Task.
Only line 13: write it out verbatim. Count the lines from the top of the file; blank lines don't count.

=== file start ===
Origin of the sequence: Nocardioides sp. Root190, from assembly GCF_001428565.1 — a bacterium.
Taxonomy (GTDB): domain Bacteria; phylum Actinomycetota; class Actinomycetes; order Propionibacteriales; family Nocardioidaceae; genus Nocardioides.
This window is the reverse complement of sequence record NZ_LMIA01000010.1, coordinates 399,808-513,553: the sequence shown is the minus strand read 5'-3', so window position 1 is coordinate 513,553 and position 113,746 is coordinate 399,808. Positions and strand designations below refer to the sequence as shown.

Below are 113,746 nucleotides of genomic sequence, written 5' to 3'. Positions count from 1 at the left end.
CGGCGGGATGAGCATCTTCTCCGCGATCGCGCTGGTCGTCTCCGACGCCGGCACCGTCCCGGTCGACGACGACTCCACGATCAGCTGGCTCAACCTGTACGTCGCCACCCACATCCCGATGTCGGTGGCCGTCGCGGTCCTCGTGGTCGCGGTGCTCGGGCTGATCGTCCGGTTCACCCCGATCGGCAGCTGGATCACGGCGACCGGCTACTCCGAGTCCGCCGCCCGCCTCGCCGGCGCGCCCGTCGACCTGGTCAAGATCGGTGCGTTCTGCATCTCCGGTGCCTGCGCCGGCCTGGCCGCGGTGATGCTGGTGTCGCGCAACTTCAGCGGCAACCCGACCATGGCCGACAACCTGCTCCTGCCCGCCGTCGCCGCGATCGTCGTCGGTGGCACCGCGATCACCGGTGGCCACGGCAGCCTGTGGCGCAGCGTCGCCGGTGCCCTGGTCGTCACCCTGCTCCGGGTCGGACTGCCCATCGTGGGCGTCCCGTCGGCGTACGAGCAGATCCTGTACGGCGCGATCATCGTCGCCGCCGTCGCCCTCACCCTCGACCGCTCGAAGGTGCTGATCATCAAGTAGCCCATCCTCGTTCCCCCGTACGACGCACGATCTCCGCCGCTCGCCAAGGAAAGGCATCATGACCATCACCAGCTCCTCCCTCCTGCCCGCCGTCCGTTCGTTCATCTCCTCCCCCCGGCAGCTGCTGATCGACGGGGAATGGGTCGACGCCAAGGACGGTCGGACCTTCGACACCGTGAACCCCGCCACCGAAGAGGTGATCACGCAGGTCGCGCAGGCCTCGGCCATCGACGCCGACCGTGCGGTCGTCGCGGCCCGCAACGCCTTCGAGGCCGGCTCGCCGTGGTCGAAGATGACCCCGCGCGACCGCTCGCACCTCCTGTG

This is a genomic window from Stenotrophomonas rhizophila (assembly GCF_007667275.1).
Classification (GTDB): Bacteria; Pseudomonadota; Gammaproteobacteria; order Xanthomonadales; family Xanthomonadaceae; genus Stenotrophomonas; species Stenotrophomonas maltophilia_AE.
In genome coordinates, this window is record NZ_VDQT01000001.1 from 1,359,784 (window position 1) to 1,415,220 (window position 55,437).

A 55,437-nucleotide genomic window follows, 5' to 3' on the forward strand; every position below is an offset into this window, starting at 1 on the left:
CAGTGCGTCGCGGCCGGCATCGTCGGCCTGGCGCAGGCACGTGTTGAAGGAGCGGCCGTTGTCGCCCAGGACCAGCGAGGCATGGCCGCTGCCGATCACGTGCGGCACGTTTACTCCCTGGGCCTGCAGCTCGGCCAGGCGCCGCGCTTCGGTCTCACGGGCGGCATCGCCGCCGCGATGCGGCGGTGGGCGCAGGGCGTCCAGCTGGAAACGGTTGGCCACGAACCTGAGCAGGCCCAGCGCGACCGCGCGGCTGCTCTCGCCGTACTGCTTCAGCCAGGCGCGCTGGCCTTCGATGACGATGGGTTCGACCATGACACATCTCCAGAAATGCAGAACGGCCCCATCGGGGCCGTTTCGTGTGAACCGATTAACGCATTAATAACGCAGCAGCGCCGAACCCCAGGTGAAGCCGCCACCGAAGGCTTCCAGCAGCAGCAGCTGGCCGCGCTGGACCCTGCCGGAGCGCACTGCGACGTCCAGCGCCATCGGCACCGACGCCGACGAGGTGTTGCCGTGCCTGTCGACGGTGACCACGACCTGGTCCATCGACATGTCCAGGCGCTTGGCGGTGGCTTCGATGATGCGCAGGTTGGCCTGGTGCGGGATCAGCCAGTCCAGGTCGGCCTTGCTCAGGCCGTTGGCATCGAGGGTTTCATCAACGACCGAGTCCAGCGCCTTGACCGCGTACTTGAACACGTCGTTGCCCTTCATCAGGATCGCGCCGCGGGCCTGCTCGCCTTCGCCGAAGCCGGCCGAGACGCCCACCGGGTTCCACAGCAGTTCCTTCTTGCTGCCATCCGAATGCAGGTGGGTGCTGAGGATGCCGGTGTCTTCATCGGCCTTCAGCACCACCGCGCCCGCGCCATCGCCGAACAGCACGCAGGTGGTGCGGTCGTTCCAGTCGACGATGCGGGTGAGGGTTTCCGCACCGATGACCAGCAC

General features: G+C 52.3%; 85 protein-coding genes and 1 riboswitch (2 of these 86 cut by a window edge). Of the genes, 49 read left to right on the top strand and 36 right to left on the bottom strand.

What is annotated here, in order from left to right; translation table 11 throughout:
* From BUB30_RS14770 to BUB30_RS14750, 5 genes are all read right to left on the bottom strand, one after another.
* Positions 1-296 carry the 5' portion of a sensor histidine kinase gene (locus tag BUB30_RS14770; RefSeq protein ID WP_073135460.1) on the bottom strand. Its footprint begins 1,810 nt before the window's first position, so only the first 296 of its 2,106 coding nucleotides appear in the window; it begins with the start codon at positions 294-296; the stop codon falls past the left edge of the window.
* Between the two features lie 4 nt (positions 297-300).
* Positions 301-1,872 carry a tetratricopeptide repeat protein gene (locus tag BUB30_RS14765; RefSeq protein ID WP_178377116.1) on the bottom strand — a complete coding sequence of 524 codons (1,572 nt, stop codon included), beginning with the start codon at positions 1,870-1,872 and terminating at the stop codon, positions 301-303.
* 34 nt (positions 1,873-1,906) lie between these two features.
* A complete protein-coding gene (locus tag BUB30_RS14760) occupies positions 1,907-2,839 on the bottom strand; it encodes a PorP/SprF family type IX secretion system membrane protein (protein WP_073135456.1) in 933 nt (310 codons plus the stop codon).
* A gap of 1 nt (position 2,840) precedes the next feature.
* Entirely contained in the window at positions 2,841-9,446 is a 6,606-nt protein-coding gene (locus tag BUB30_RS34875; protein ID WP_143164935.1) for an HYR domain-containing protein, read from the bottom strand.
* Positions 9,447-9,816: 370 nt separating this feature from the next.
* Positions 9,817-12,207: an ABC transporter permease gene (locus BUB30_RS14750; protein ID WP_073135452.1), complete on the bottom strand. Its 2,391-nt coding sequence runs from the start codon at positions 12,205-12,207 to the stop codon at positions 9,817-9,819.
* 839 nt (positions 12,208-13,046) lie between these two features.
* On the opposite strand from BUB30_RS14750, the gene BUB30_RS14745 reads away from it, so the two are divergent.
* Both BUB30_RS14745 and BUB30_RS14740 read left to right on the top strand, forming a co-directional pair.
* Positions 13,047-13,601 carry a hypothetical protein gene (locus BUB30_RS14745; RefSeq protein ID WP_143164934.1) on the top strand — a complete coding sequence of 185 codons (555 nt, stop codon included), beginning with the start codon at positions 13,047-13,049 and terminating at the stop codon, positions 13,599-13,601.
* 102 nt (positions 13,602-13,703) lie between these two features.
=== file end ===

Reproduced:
* From BUB30_RS14770 to BUB30_RS14750, 5 genes are all read right to left on the bottom strand, one after another.